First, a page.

Don't get me wrong, I love living in New Zealand. And our IT industry is still somewhat bouyant and even still has trouble hiring experienced staff occasionally (although this is follwing world trends and going downhill). But it's far from a webmasters mecca. The rosy picture painted in some of the previous posts in this thread are unrecognisable as the country *I* live in.
Come here for the scenery, the lifestyle and the cheap Japanese cars, yes. But for the easily available broadband and low cost of being a webmaster, no. Because you simply won't find them.
Patrick Stewart (Captain Picard on Star Trek) was interviewed on The Kumars at No. 42 (UK TV talk show where an Indian family is the interview "panel"). He was asked by Grandma Kumar "Why are there no Indians on the Starship Enterprise? Don't you need any IT support?" :)
I'm Indian born and raised but have lived longer in NZ and Australia. Different things motivate people at different ages when it comes to migration. NZ is a fine place and almost identical to Australia in many ways, but they are closer to the UK in other ways whereas we are closer to the US (just signed a free trade agreement). Aussies and Kiwis can move and work freely in either country - when I came here as a Kiwi, we didn't even need a passport, but people were migrating to Australia via NZ which had easier entry in the late 80s.
My uni education in NZ was free (I was even paid a bursary that barely paid for my accommodation) and uni in Oz was also free until 1990. We now have a neat scheme where you can either pay for the education or elect to pay it off in your tax return once you begin to pay tax.
Our taxes are very high and locally hosted web services are both expensive and restrictive (rare to get cgi access). Broadband is getting cheaper (about US$50/mth for ADSL at 512/128). Australia is large enough to give us a choice of climates, but I am happy with the California/Arizona type of climate in Melbourne. Auckland (NZ)/Sydney and points north get humid and hotter as you go north.
Basic medical and hospital care are free and medicines are subsidised, but most people opt for some level of insurance. Unemployment benefits can be indefinite if you show that you are looking for work. Houses in Auckland or Sydney are ridiculously high close to the city centre. Melbourne is cheaper but in most places you get bargains 30-40 km out of town.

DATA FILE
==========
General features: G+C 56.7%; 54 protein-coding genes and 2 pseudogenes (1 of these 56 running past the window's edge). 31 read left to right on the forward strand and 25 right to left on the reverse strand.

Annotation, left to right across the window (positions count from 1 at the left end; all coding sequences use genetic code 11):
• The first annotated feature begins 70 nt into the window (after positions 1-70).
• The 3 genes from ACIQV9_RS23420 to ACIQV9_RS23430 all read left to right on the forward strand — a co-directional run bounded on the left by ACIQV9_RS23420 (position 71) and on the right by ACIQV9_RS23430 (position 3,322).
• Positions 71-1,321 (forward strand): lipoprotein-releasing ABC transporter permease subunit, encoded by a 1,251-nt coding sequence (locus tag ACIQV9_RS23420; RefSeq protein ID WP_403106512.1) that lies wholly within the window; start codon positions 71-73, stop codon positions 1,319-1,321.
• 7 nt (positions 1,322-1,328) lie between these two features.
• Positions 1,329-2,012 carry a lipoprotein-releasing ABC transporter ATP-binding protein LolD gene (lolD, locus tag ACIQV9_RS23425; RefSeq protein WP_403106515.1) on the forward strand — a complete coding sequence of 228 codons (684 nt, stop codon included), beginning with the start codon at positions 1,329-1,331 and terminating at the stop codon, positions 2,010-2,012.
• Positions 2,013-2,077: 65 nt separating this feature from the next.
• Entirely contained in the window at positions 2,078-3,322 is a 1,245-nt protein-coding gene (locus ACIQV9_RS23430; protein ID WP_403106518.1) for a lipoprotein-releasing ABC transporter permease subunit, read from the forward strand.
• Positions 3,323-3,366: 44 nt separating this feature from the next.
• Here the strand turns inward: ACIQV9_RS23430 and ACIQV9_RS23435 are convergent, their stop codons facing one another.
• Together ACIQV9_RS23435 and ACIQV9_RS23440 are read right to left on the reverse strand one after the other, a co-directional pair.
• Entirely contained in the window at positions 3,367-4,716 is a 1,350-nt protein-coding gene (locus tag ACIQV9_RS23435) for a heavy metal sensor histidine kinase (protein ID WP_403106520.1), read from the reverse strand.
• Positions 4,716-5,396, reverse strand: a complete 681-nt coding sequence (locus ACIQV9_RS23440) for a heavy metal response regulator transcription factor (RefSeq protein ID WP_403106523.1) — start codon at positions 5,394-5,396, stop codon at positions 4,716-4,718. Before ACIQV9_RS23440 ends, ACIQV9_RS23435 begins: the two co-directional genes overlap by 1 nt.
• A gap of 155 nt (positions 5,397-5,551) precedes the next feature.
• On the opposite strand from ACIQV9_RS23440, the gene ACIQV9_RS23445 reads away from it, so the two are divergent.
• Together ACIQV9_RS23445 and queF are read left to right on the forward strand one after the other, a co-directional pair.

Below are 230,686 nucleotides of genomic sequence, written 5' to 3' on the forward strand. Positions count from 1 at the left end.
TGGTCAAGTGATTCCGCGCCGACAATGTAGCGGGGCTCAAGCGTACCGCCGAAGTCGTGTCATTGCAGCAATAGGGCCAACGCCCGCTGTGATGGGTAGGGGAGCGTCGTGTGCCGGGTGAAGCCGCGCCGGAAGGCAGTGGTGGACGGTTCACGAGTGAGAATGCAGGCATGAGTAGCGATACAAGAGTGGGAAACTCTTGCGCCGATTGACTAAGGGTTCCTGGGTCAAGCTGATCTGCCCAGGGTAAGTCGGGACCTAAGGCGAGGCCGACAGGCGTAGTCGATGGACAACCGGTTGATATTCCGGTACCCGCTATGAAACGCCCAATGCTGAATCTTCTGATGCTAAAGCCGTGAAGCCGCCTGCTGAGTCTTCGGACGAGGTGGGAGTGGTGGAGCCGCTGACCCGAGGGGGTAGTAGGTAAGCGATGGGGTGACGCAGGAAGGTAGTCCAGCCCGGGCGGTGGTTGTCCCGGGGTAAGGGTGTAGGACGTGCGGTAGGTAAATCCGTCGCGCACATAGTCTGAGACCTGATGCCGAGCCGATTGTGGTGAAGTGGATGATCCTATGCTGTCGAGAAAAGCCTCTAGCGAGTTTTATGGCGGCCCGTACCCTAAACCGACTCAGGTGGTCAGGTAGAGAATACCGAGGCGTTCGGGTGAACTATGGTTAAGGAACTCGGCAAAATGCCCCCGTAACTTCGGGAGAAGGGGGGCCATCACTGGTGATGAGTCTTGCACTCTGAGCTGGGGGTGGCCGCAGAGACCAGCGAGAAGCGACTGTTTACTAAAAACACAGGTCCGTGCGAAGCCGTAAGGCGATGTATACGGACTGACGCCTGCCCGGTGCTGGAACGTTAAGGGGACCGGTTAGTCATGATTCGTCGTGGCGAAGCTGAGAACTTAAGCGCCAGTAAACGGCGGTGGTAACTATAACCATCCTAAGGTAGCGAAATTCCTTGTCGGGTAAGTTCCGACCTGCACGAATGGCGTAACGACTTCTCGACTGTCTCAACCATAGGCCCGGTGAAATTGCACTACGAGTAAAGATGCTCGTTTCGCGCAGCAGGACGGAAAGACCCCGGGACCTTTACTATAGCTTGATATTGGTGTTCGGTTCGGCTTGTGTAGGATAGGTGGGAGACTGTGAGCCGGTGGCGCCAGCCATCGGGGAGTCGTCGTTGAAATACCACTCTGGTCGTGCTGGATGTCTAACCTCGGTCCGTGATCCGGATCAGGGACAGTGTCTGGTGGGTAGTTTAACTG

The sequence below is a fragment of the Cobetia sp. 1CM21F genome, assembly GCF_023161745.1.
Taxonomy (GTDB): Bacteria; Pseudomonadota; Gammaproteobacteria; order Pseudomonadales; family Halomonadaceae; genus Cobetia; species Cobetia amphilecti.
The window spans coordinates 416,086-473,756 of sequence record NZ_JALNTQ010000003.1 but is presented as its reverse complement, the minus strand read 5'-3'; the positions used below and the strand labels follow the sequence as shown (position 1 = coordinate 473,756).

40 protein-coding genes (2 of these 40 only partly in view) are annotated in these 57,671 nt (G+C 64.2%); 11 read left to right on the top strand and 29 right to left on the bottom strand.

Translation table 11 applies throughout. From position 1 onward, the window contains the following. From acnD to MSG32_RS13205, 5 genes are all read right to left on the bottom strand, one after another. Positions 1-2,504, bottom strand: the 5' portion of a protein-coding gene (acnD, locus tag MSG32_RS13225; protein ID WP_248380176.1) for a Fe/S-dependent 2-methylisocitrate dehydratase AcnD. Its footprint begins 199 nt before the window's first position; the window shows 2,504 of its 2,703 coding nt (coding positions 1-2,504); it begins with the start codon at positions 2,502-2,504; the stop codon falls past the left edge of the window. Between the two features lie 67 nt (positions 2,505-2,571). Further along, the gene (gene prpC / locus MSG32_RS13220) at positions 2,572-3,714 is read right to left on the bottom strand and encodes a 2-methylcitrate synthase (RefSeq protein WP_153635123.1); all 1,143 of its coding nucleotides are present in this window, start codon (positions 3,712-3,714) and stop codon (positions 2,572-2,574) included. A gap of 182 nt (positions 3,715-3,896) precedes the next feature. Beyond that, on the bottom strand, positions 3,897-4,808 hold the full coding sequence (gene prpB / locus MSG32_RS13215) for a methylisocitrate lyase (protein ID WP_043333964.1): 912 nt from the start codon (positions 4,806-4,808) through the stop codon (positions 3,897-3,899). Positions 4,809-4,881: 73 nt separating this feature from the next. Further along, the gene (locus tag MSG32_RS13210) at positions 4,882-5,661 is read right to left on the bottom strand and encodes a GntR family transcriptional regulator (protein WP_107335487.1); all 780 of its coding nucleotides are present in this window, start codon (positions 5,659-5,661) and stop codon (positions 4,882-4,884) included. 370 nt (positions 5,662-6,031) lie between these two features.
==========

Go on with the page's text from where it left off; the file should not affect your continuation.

Our pricing for hardware/PCs is pretty good compared to the US, but we don't have the variety one sees in Fry's (West coast electronics mecca).
The real answer to the question 'Which country is best for webmasters?' should almost always be the same - Your Country. And that's the best thing about being a web master - you don't have to travel overseas to seek fortune and fame - you can seek it from that dingy unused bedroom at the back of the house. And once you have fame and fortune - that's when you can travel around the world and check out all the hot spots.
Do the math - can you offset the cost/emotional ties of re-locating? Probably not.
other NZ backers must have their heads in the long white clouds!or perhaps we like to look at the positive aspects of everything! Life tends to flow more easily that way....
I have several friends in different parts of NZ trying to buy houses right now and simply unable to find anything, let alone afford the recent price increases
By international standards computers and hardware are not cheapI think Dell has made a huge difference to the NZ market. Apples are pretty much the same price (at least in comparison to OZ). I would agree overall prices may not be cheap but like everywhere - find the right shop!
Reason being is price hikes in other countries. NZ houses particularly in the South Island become investment stepping stones because in comparison they are so much cheaper. Even Invercargill is having a housing price boom...
and points north get humid and hotter as you go north.
I wonder why Norway was not mentioned so far. I have heard that it ranks on top of the living standards index .. should be very secure as well.
As far as India is concerned I am really amused to read the extreme view points. I would say that its definitely a great place to tour and know but living here would be difficult for westerners, more because of cultural reasons than any thing else.
I have just come back from New Delhi from Linux Asia conference and had an opportunity to meet a number of americans .. and from what I could tell they were thoroughly enjoying every bit of their stay. But I feel they will not feel so much at home if staying for longer durations due to cultural differences.
I don't think very many westreners have made India their home as of now, except for a few highflying executives of MNCs .. but with things improving across the board, I do expect some adventurous westerners coming here *just to live* pretty soon.
You have to bear in mind the complexity of the immigration process, though - it took me nearly 2 years, and I'm married to a Canadian citizen. If you want to come as an entrepreneur, you have to pay more, there are financial requirements, and the wait is even longer. You also need to choose your place of residence carefully - I live in Quebec, where taxes are generally the highest in Canada, but rents etc. are competitive. Outside of Montreal, however, you need to speak French. What's more, Quebec has a separate immigration process to the rest of Canada. To improve your chances of being accepted, avoid large cities such as Toronto - select a region like the Maritimes, or smaller cities (there are quotas involved).